Giant Washington Quake: It's Entiat's Fault
In December of 1872, an earthquake shook the Pacific Northwest so hard that a Seattle resident described watching near-tidal waves roil Lake Union.
And it wasn’t just Seattle; the quake shook from Eugene, Oregon to Canada. It triggered a landslide near Wenatchee that briefly dammed the Columbia River.
For years, geologists couldn't pin down the quake's source. But now they think they've found it: A previously unknown fault near Entiat on the east side of the Cascades.
"So we had this big earthquake but no one could put their finger on where's the fault that's responsible," said Brian Sherrod, a paleoseismologist with the US Geological Survey.
A paleoseismologist studies ancient earthquakes. Sherrod said the source of the massive quake has baffled scientists for decades. Guesses placed the epicenter everywhere from Sedro-Woolley to Lake Chelan to British Columbia.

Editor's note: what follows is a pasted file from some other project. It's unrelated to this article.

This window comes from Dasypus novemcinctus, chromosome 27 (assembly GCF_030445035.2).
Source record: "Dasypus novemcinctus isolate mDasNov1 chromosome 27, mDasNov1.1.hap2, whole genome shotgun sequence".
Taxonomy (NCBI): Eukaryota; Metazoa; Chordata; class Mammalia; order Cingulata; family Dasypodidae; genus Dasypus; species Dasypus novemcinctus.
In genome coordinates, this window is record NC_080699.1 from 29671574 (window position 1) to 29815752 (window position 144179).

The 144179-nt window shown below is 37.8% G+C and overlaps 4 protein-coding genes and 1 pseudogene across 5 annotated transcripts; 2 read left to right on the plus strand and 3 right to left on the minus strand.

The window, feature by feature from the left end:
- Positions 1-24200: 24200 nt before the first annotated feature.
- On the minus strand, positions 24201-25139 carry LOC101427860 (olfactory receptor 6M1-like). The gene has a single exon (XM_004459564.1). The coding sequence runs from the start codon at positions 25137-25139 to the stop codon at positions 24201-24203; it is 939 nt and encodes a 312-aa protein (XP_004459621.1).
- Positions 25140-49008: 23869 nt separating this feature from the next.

But not long ago, Sherrod and his team found a crack in the earth on a hillside near Entiat. Subsequent research dated trees, charcoal and other nearby material. It indicates that the crack is very likely a scar left from the 1872 quake.
Sherrod says it’s important to know. First, 143 years is an eye-blink in geological terms; what was active then could remain so. Also, the newly discovered fault shows how little we still know about seismic hazards in the northwest.
"We are just starting to find where the active faults are, and I mean just. We didn't even know where the Seattle fault was up until the early 1990s," he said.
Sherrod presented his findings last week at the annual meeting of the Seismological Society of America.